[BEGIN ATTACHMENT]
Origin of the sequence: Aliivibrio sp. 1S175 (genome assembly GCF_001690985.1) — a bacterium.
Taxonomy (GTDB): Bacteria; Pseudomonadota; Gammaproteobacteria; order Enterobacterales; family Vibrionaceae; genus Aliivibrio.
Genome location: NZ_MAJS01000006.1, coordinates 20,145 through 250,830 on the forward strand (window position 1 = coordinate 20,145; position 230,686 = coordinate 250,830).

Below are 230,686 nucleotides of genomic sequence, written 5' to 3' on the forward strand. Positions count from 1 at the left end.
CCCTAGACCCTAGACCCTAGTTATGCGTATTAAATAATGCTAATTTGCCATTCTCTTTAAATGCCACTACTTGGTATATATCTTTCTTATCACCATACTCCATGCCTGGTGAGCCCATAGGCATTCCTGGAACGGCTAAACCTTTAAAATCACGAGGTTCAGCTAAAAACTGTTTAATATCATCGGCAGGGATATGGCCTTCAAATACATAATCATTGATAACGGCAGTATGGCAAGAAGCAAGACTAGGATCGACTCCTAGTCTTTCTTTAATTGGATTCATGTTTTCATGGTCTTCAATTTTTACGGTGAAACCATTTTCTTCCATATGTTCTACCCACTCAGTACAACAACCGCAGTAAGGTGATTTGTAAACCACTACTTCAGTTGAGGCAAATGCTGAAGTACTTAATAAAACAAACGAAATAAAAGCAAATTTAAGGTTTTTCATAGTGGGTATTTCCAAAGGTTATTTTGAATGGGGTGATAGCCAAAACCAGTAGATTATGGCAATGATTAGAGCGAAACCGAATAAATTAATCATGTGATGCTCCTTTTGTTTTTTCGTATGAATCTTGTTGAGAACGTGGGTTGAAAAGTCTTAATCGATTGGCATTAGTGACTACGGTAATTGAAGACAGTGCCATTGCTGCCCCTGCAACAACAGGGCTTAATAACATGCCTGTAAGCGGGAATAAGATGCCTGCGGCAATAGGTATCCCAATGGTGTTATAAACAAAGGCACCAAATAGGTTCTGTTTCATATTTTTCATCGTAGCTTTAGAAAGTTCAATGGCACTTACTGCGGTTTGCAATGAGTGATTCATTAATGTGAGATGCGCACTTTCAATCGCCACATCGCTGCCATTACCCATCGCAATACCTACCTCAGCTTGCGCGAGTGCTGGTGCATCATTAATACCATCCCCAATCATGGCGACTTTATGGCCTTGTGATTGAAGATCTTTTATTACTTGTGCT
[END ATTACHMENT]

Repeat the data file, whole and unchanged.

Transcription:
Origin of the sequence: Aliivibrio sp. 1S175 (genome assembly GCF_001690985.1) — a bacterium.
Taxonomy (GTDB): Bacteria; Pseudomonadota; Gammaproteobacteria; order Enterobacterales; family Vibrionaceae; genus Aliivibrio.
Genome location: NZ_MAJS01000006.1, coordinates 20,145 through 250,830 on the forward strand (window position 1 = coordinate 20,145; position 230,686 = coordinate 250,830).

Below are 230,686 nucleotides of genomic sequence, written 5' to 3' on the forward strand. Positions count from 1 at the left end.
CCCTAGACCCTAGACCCTAGTTATGCGTATTAAATAATGCTAATTTGCCATTCTCTTTAAATGCCACTACTTGGTATATATCTTTCTTATCACCATACTCCATGCCTGGTGAGCCCATAGGCATTCCTGGAACGGCTAAACCTTTAAAATCACGAGGTTCAGCTAAAAACTGTTTAATATCATCGGCAGGGATATGGCCTTCAAATACATAATCATTGATAACGGCAGTATGGCAAGAAGCAAGACTAGGATCGACTCCTAGTCTTTCTTTAATTGGATTCATGTTTTCATGGTCTTCAATTTTTACGGTGAAACCATTTTCTTCCATATGTTCTACCCACTCAGTACAACAACCGCAGTAAGGTGATTTGTAAACCACTACTTCAGTTGAGGCAAATGCTGAAGTACTTAATAAAACAAACGAAATAAAAGCAAATTTAAGGTTTTTCATAGTGGGTATTTCCAAAGGTTATTTTGAATGGGGTGATAGCCAAAACCAGTAGATTATGGCAATGATTAGAGCGAAACCGAATAAATTAATCATGTGATGCTCCTTTTGTTTTTTCGTATGAATCTTGTTGAGAACGTGGGTTGAAAAGTCTTAATCGATTGGCATTAGTGACTACGGTAATTGAAGACAGTGCCATTGCTGCCCCTGCAACAACAGGGCTTAATAACATGCCTGTAAGCGGGAATAAGATGCCTGCGGCAATAGGTATCCCAATGGTGTTATAAACAAAGGCACCAAATAGGTTCTGTTTCATATTTTTCATCGTAGCTTTAGAAAGTTCAATGGCACTTACTGCGGTTTGCAATGAGTGATTCATTAATGTGAGATGCGCACTTTCAATCGCCACATCGCTGCCATTACCCATCGCAATACCTACCTCAGCTTGCGCGAGTGCTGGTGCATCATTAATACCATCCCCAATCATGGCGACTTTATGGCCTTGTGATTGAAGATCTTTTATTACTTGTGCT